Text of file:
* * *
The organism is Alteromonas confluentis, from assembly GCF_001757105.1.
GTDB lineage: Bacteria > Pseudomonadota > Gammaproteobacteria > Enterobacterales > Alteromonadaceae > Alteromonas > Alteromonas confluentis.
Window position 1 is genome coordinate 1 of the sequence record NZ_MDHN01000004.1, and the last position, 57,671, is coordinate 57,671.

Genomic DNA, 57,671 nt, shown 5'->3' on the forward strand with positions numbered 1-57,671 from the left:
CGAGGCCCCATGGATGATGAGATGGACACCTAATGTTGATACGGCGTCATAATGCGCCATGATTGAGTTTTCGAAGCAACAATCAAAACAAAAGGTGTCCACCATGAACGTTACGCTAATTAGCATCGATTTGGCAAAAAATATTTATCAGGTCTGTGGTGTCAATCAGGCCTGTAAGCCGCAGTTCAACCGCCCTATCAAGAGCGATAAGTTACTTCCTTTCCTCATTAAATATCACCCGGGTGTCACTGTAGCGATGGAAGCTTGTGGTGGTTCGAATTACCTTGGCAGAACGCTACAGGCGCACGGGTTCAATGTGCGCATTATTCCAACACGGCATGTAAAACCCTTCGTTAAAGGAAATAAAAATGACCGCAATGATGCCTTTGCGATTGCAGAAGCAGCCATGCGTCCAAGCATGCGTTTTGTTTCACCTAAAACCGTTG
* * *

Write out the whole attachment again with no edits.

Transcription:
The organism is Alteromonas confluentis, from assembly GCF_001757105.1.
GTDB lineage: Bacteria > Pseudomonadota > Gammaproteobacteria > Enterobacterales > Alteromonadaceae > Alteromonas > Alteromonas confluentis.
Window position 1 is genome coordinate 1 of the sequence record NZ_MDHN01000004.1, and the last position, 57,671, is coordinate 57,671.

Genomic DNA, 57,671 nt, shown 5'->3' on the forward strand with positions numbered 1-57,671 from the left:
CGAGGCCCCATGGATGATGAGATGGACACCTAATGTTGATACGGCGTCATAATGCGCCATGATTGAGTTTTCGAAGCAACAATCAAAACAAAAGGTGTCCACCATGAACGTTACGCTAATTAGCATCGATTTGGCAAAAAATATTTATCAGGTCTGTGGTGTCAATCAGGCCTGTAAGCCGCAGTTCAACCGCCCTATCAAGAGCGATAAGTTACTTCCTTTCCTCATTAAATATCACCCGGGTGTCACTGTAGCGATGGAAGCTTGTGGTGGTTCGAATTACCTTGGCAGAACGCTACAGGCGCACGGGTTCAATGTGCGCATTATTCCAACACGGCATGTAAAACCCTTCGTTAAAGGAAATAAAAATGACCGCAATGATGCCTTTGCGATTGCAGAAGCAGCCATGCGTCCAAGCATGCGTTTTGTTTCACCTAAAACCGTTG